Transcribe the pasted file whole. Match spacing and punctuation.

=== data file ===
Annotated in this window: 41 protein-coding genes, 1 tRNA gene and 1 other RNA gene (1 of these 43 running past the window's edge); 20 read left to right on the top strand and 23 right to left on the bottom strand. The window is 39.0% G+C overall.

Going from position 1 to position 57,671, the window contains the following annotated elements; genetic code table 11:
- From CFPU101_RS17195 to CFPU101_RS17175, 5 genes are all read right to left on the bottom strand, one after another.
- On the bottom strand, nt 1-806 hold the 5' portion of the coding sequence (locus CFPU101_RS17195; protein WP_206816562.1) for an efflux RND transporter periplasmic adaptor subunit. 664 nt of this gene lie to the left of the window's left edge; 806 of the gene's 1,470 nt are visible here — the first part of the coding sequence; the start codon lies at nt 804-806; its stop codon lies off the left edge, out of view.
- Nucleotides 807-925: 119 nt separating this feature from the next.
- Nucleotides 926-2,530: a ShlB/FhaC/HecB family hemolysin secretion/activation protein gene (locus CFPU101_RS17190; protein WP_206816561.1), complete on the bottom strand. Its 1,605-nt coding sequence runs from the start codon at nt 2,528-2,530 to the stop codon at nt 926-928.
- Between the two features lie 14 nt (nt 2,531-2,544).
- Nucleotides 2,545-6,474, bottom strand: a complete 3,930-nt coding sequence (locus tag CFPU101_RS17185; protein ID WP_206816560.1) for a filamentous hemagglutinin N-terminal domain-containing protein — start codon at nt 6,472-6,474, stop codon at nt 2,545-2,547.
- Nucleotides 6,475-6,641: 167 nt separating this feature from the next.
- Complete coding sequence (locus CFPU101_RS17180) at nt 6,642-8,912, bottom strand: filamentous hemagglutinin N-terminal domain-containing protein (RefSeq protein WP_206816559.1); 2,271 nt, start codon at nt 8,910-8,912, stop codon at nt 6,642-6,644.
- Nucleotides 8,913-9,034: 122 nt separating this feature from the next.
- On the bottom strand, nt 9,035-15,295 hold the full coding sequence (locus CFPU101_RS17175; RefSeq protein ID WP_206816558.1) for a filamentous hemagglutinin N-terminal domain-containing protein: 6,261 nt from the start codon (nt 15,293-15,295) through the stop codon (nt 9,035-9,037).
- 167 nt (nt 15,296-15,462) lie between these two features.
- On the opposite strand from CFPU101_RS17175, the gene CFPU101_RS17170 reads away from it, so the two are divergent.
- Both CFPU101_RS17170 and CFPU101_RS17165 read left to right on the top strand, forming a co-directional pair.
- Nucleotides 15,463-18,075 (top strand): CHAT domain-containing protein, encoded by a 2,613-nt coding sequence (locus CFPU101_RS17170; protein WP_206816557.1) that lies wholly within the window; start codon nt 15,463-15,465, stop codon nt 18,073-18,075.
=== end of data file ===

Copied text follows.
Annotated in this window: 41 protein-coding genes, 1 tRNA gene and 1 other RNA gene (1 of these 43 running past the window's edge); 20 read left to right on the top strand and 23 right to left on the bottom strand. The window is 39.0% G+C overall.

Going from position 1 to position 57,671, the window contains the following annotated elements; genetic code table 11:
- From CFPU101_RS17195 to CFPU101_RS17175, 5 genes are all read right to left on the bottom strand, one after another.
- On the bottom strand, nt 1-806 hold the 5' portion of the coding sequence (locus CFPU101_RS17195; protein WP_206816562.1) for an efflux RND transporter periplasmic adaptor subunit. 664 nt of this gene lie to the left of the window's left edge; 806 of the gene's 1,470 nt are visible here — the first part of the coding sequence; the start codon lies at nt 804-806; its stop codon lies off the left edge, out of view.
- Nucleotides 807-925: 119 nt separating this feature from the next.
- Nucleotides 926-2,530: a ShlB/FhaC/HecB family hemolysin secretion/activation protein gene (locus CFPU101_RS17190; protein WP_206816561.1), complete on the bottom strand. Its 1,605-nt coding sequence runs from the start codon at nt 2,528-2,530 to the stop codon at nt 926-928.
- Between the two features lie 14 nt (nt 2,531-2,544).
- Nucleotides 2,545-6,474, bottom strand: a complete 3,930-nt coding sequence (locus tag CFPU101_RS17185; protein ID WP_206816560.1) for a filamentous hemagglutinin N-terminal domain-containing protein — start codon at nt 6,472-6,474, stop codon at nt 2,545-2,547.
- Nucleotides 6,475-6,641: 167 nt separating this feature from the next.
- Complete coding sequence (locus CFPU101_RS17180) at nt 6,642-8,912, bottom strand: filamentous hemagglutinin N-terminal domain-containing protein (RefSeq protein WP_206816559.1); 2,271 nt, start codon at nt 8,910-8,912, stop codon at nt 6,642-6,644.
- Nucleotides 8,913-9,034: 122 nt separating this feature from the next.
- On the bottom strand, nt 9,035-15,295 hold the full coding sequence (locus CFPU101_RS17175; RefSeq protein ID WP_206816558.1) for a filamentous hemagglutinin N-terminal domain-containing protein: 6,261 nt from the start codon (nt 15,293-15,295) through the stop codon (nt 9,035-9,037).
- 167 nt (nt 15,296-15,462) lie between these two features.
- On the opposite strand from CFPU101_RS17175, the gene CFPU101_RS17170 reads away from it, so the two are divergent.
- Both CFPU101_RS17170 and CFPU101_RS17165 read left to right on the top strand, forming a co-directional pair.
- Nucleotides 15,463-18,075 (top strand): CHAT domain-containing protein, encoded by a 2,613-nt coding sequence (locus CFPU101_RS17170; protein WP_206816557.1) that lies wholly within the window; start codon nt 15,463-15,465, stop codon nt 18,073-18,075.